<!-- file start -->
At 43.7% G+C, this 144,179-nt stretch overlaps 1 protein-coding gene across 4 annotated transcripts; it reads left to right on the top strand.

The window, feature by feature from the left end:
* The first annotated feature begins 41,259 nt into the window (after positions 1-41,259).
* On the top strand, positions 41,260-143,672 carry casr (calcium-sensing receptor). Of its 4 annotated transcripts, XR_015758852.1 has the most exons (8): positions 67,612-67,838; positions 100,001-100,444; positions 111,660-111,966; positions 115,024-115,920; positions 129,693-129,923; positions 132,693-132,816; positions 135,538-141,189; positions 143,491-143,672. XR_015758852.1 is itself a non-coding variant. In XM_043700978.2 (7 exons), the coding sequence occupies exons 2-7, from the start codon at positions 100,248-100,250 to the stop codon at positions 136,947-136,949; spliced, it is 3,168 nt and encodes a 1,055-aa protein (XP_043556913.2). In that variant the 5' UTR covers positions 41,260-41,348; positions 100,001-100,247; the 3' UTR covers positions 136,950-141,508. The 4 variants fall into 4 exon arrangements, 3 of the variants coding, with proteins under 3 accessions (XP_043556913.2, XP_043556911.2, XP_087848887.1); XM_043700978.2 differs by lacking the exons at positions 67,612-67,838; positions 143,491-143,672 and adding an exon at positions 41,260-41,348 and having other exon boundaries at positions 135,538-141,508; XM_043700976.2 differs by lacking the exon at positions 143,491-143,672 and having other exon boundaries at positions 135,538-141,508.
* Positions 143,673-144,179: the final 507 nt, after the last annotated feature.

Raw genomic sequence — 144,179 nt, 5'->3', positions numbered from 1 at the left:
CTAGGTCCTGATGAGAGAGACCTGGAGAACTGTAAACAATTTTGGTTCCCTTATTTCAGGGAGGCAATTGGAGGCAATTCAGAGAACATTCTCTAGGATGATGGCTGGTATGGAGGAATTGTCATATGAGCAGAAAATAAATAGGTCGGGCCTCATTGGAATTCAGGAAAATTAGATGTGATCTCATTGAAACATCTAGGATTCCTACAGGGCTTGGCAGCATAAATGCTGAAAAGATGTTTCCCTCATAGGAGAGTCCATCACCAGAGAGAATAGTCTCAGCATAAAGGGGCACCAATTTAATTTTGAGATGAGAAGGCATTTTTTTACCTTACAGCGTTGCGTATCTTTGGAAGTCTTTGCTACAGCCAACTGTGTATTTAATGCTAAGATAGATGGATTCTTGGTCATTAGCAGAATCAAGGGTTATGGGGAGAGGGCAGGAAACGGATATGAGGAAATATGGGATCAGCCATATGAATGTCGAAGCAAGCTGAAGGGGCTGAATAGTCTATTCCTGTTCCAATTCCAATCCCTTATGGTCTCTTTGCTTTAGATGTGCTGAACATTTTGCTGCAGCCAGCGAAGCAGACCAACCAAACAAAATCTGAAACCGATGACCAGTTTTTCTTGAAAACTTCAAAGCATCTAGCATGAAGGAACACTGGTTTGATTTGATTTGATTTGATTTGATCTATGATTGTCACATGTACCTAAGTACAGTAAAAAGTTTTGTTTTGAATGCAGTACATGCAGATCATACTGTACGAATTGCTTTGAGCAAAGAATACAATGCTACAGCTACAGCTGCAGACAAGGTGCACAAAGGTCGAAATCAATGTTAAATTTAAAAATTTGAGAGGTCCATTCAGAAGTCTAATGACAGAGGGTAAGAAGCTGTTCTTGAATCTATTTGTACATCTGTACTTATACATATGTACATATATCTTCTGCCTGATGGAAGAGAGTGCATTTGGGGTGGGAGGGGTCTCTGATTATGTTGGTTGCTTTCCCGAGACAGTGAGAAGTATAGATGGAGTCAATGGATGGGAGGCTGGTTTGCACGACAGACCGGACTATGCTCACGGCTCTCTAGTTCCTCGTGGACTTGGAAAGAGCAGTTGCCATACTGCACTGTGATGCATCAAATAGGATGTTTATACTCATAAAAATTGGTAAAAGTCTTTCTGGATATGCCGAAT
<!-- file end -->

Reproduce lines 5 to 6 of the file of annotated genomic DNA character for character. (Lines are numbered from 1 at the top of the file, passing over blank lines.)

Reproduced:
* Positions 143,673-144,179: the final 507 nt, after the last annotated feature.

Raw genomic sequence — 144,179 nt, 5'->3', positions numbered from 1 at the left: